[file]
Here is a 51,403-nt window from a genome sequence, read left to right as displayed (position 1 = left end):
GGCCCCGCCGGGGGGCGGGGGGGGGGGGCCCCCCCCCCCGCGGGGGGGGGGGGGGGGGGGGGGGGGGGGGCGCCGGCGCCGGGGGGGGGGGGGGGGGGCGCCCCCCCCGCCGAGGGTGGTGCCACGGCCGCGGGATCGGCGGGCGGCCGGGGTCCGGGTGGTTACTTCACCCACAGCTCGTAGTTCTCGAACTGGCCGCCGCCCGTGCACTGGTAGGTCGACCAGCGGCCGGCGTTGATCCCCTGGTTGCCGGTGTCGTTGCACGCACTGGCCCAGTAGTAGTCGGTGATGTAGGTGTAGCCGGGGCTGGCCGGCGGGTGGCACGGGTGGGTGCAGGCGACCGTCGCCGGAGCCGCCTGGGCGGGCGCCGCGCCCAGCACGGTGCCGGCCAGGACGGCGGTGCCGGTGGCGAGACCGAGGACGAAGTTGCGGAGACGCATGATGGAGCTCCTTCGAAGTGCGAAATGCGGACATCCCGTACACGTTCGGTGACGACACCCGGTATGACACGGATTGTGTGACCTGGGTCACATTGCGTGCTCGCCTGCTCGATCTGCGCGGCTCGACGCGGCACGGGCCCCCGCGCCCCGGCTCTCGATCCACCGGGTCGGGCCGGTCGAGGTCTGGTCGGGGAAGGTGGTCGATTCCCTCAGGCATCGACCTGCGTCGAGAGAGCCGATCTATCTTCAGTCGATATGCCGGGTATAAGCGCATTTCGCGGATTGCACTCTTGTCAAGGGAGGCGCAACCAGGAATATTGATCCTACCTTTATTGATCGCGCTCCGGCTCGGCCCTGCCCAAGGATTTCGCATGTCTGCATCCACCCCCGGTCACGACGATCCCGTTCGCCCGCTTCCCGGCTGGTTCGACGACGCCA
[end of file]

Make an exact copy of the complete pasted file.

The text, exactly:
Here is a 51,403-nt window from a genome sequence, read left to right as displayed (position 1 = left end):
GGCCCCGCCGGGGGGCGGGGGGGGGGGGCCCCCCCCCCCGCGGGGGGGGGGGGGGGGGGGGGGGGGGGGGCGCCGGCGCCGGGGGGGGGGGGGGGGGGCGCCCCCCCCGCCGAGGGTGGTGCCACGGCCGCGGGATCGGCGGGCGGCCGGGGTCCGGGTGGTTACTTCACCCACAGCTCGTAGTTCTCGAACTGGCCGCCGCCCGTGCACTGGTAGGTCGACCAGCGGCCGGCGTTGATCCCCTGGTTGCCGGTGTCGTTGCACGCACTGGCCCAGTAGTAGTCGGTGATGTAGGTGTAGCCGGGGCTGGCCGGCGGGTGGCACGGGTGGGTGCAGGCGACCGTCGCCGGAGCCGCCTGGGCGGGCGCCGCGCCCAGCACGGTGCCGGCCAGGACGGCGGTGCCGGTGGCGAGACCGAGGACGAAGTTGCGGAGACGCATGATGGAGCTCCTTCGAAGTGCGAAATGCGGACATCCCGTACACGTTCGGTGACGACACCCGGTATGACACGGATTGTGTGACCTGGGTCACATTGCGTGCTCGCCTGCTCGATCTGCGCGGCTCGACGCGGCACGGGCCCCCGCGCCCCGGCTCTCGATCCACCGGGTCGGGCCGGTCGAGGTCTGGTCGGGGAAGGTGGTCGATTCCCTCAGGCATCGACCTGCGTCGAGAGAGCCGATCTATCTTCAGTCGATATGCCGGGTATAAGCGCATTTCGCGGATTGCACTCTTGTCAAGGGAGGCGCAACCAGGAATATTGATCCTACCTTTATTGATCGCGCTCCGGCTCGGCCCTGCCCAAGGATTTCGCATGTCTGCATCCACCCCCGGTCACGACGATCCCGTTCGCCCGCTTCCCGGCTGGTTCGACGACGCCA